George Stevens Luthier Interview
NAME: George P.J. Stevens
LIVING IN : Lydd, Kent, United Kingdom
TRAINING & BACKGROUND: The instrument making course at the London College of Furntiture ’89 – ’94
PLAYING: Drums, bouzouki, european and english bagpipes. Bit and pieces on the instruments I make – lute, early harp, gittern etc.
NAME OF YOUR HIGH SCHOOL BAND : Didn’t have one, though I’ve been in various bands/collaborations over the years.
LUTHIER YOU ADMIRE THE MOST: From the past – and in this case also largely from an artistic point of view I’m gonna say – Joakim Tielke
INSTRUMENT YOU DREAM TO HAVE ONE DAY: Don’t have one really, though it would be nice to have a decent drum kit again, I’ve not had one for years.
LAST ALBUM YOU BOUGHT: Can’t remember !
LAST MUSIC SONG YOU PUT IN YOUR CAR: Compilation cd featuring various artists from this year’s Medieval Muisc in the Dales festival, at which I was recently exhibiting instruments.
LAST SHOW YOU WENT TO : Seth Lakeman at the Delawarr Pavilion.
MOST IMPRESSIVE INSTRUMENT YOU EVER HAD IN HAND: Strad violins x 2 and Guaneri violins x 3
MOST STRANGE RESTORATION OR REPAIR YOU HAD TO DO : Ummm. I try and avoid repairs if I can these days. I’ve not done anything much of that for sometime as I’ve never really enjoyed it. Though have done a fair bit in the past. I prefer to concentrate on making.
I make plucked instruments inspired by historical models from the medieval, renaissance and baroque periods.
This includes early guitars but also lutes, and harps. I’ve made about 300 instruments.
I’m mostly known for lute family instruments and early harps, I would say.
I don’t have a flagship model as such, which follows from what I say above.
I suppose you could say the gittern. This is an early type of small European lute whose body is hollowed and carved from solid.
I’ve done a lot of work on these over the years and have made over 50 of them now, more than anyone else currently in the world I’m pretty certain. There’s only one surviving original, in Germany, made around the mid 15th century.
Though iconography showing gitterns is quite plentiful for about the two centuries preceeding 1500, from all over Europe; suggesting a very common instrument during that period. I’ll keep it brief, though I could wax lyrical about these things for ages.
Although, proportionally I’ve made more harps than anything else.
Philosophy – never stop questioning.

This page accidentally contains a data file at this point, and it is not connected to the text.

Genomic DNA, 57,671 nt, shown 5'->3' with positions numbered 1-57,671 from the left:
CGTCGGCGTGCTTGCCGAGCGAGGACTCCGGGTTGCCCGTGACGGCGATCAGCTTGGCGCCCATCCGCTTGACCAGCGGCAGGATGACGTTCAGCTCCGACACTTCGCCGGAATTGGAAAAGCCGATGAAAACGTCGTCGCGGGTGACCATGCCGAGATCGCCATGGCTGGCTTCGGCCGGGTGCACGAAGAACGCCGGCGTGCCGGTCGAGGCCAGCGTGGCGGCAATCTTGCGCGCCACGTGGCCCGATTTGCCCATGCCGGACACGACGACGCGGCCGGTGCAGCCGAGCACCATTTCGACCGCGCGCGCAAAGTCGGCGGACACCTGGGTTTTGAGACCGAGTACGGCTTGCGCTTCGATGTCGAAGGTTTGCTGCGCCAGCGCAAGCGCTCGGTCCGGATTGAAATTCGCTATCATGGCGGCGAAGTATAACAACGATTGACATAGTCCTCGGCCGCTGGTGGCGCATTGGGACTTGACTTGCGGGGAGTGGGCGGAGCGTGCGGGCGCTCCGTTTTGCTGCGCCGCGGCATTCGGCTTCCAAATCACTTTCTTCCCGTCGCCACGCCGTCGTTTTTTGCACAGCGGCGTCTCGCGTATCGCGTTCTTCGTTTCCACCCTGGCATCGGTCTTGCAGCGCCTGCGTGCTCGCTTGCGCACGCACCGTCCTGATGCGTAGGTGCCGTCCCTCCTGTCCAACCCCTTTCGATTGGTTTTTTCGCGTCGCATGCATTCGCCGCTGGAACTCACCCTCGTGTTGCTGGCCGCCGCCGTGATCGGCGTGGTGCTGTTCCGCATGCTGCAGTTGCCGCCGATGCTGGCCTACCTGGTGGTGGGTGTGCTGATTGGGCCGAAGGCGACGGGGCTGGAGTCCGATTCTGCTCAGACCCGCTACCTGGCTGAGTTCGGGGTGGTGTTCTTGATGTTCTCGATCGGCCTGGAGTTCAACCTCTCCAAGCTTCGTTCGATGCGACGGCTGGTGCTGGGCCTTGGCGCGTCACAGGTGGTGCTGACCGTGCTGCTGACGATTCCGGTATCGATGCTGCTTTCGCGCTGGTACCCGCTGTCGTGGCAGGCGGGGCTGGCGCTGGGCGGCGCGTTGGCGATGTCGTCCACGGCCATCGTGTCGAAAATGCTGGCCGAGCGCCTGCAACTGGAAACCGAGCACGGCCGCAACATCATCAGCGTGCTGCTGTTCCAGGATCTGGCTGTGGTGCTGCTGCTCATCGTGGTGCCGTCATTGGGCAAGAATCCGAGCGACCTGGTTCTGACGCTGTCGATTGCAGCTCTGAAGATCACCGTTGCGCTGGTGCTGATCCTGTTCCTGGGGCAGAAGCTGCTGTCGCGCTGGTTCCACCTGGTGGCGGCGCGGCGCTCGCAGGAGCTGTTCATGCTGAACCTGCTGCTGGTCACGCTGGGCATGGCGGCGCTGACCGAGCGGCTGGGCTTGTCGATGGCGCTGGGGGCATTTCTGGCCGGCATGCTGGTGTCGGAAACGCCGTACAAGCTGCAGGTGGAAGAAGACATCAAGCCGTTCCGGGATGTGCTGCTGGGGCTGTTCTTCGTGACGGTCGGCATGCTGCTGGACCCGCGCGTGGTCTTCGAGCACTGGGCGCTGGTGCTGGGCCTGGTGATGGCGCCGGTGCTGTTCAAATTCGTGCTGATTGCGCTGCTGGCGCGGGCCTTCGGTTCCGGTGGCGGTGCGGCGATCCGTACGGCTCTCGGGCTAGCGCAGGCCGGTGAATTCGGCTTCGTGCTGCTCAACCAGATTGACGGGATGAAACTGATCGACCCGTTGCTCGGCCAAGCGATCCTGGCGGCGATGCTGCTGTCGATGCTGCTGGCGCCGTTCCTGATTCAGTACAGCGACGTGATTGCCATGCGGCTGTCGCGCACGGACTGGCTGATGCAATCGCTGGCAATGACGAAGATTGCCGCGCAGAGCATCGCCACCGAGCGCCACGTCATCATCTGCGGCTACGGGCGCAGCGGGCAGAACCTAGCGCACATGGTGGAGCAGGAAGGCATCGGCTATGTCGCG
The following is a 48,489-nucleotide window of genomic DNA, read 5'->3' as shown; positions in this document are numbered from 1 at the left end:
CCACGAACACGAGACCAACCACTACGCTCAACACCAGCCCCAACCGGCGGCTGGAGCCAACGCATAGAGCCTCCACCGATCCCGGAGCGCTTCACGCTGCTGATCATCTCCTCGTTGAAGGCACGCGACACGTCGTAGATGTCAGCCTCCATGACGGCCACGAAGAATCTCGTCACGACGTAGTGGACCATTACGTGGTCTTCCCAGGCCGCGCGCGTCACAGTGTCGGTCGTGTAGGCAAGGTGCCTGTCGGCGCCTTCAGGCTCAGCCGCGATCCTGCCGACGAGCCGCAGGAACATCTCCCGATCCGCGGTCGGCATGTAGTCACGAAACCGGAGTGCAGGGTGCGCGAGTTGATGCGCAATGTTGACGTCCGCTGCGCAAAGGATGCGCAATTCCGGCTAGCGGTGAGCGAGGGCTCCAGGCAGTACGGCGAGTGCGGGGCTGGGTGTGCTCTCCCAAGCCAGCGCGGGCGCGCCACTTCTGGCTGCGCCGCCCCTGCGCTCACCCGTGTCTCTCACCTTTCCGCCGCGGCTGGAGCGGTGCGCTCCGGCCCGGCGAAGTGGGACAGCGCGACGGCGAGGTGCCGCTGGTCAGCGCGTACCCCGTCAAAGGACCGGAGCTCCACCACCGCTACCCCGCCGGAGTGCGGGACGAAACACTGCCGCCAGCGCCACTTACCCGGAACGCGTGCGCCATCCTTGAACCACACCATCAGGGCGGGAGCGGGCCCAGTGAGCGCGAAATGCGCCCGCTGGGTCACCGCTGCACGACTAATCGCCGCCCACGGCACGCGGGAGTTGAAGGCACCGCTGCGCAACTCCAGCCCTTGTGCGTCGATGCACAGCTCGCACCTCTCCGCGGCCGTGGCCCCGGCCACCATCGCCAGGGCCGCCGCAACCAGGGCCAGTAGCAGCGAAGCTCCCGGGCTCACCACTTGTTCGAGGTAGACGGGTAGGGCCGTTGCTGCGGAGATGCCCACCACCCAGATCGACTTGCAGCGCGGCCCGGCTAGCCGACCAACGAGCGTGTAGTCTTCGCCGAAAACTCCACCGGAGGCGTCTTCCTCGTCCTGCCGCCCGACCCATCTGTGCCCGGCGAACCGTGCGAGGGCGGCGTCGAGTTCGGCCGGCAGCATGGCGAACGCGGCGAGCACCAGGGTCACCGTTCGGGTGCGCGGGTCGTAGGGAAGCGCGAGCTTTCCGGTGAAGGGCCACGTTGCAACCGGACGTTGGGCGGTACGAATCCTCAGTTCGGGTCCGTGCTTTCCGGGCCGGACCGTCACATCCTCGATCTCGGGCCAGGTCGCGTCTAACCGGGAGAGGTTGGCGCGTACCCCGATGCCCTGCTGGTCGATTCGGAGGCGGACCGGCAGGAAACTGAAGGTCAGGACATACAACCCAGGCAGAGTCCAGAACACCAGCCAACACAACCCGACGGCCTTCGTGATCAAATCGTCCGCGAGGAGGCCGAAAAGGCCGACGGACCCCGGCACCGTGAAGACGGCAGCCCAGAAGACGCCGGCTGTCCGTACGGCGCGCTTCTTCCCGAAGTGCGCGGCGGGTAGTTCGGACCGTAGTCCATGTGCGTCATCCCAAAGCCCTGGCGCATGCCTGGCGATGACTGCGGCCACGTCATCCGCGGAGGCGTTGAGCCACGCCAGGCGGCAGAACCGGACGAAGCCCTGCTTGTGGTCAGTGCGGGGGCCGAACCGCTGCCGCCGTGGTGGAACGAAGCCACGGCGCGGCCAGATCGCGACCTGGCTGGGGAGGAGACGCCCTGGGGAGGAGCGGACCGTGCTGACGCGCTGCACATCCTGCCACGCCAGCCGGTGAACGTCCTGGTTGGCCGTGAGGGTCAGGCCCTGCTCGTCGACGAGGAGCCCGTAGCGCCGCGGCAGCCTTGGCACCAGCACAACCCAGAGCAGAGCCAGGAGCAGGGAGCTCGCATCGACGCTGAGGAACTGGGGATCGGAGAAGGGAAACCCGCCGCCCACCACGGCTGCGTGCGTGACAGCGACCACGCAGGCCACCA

Lots of hands on practice, care, sharp tools. All things coming together, there is no – one thing.
Think about what string spacing you want. If you have particularly big hands you need to be able to play what you’re gonna get, comfortably.
This is more of an issue on some instruments than others, however.
If it’s a harp think about what range of notes you want.
If it’s a lute think about what period you are most insterested in, if you know (?)
Extra courses of strings were gradually added to lutes over approx one or two centuries to keep up with popular musical practice, so you need to know roughly what period music you want to play on it. Most people do.
The post commonly played lutes today have between 6 and 8 courses of strings. A ‘course’ can be a pair or a single – the usual configuration on these I mention is pairs, often with octaves in the lower half, but with a single top string.
A lot of the earlier instruments I make have sounboxes carved and hollowed from blocks of hardwood (gitterns and harps) in the historical fashion. This is expensive. Sometimes less costly versions can be made by building up out of pieces – so another consideration to be made is cost and against authenticity.
Well I’ve mentioned some of this directly above, it is further outlined on my website – which ideally anyone should have had a good look around before even contacting me. Many questions are answered on there. Y
ou might have to wait up to a year for something from me on order, unless I might happen to have something that you like directly available.
I have a few things available right now, for example. For orders I work on a first come first served basis and I usually take payments at intervals. When someone contacts me we typically have a short discussion about what they want and if it’s an order then a deposit will be paid in due course which places them on my waiting list.
Well quite a few well known people in the early music world I suppose but probably most people wuld not have heard of them.
I’ve sent instruments all over the world – most extensively around European countries unsurprisingly, but also way further afield all over the U.S.A, quite a few to Japan and also Cuba and Australia
I do far fewer shows than I used to. I just don’t have the time these days. I don’t travel abroad anymore to do shows. Too much for one person to do.
I only usually do Medieval Music in the Dales in the north of England and the London Early Music Show – in September and November respectively.
Most of my sales are done online from me personally – and many of these people I never meet and will probably never meet them.
I appreciate the trust greatly but in the luthiery world hopefully longevity speaks volumes and after 3 plus decades I’m still here making pretty obscure stuff. I’m only still here because people keep asking for it!
I also sell some instruments through the Early Music Shop in the UK – they have some at present. Both they and I send out globally so location is not a problem.
Obviously any currently available instruments can be tried out – but I am just one person, not a factory, and many items I make take a long time so I am usually working to order.
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